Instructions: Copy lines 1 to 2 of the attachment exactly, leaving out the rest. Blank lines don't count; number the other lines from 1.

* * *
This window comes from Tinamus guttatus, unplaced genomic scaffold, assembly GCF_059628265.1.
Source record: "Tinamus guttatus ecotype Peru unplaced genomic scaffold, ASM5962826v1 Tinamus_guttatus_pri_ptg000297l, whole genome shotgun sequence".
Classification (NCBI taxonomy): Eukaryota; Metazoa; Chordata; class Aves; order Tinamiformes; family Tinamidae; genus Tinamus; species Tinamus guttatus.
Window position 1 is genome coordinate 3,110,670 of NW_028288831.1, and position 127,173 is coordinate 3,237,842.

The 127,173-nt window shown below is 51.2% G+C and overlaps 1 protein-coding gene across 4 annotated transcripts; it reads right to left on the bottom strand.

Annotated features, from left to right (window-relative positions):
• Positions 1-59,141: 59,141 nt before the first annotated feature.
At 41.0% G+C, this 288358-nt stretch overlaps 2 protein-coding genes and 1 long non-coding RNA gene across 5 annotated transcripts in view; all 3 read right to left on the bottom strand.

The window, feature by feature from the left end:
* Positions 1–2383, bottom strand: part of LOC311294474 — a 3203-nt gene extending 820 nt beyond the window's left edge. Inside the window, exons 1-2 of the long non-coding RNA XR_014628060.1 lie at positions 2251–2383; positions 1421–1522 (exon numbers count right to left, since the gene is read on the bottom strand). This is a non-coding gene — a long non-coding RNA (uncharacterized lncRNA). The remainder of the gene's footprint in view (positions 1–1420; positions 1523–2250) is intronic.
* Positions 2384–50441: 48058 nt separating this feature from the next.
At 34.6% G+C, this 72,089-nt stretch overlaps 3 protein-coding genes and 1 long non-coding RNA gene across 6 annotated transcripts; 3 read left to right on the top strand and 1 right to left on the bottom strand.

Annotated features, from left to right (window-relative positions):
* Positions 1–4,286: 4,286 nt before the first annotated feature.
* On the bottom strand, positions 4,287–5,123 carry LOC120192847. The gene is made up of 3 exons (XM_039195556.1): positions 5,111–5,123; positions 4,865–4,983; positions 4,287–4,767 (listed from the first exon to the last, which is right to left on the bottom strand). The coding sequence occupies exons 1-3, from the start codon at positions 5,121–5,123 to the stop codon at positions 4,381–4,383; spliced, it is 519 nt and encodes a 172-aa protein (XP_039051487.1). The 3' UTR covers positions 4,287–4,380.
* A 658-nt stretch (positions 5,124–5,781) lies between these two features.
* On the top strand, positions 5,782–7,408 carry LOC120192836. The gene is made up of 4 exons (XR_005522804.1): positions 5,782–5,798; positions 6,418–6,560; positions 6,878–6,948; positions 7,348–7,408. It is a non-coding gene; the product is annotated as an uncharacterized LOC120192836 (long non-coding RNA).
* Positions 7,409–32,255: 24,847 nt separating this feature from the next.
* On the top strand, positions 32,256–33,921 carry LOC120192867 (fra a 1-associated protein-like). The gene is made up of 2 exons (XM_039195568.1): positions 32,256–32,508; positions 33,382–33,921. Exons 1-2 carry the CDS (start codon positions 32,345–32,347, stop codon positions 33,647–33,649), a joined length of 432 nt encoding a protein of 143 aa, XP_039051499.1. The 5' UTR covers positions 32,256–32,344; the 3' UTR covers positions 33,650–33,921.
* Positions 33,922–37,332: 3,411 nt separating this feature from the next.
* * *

This window comes from Tinamus guttatus, unplaced genomic scaffold, assembly GCF_059628265.1.
Source record: "Tinamus guttatus ecotype Peru unplaced genomic scaffold, ASM5962826v1 Tinamus_guttatus_pri_ptg000297l, whole genome shotgun sequence".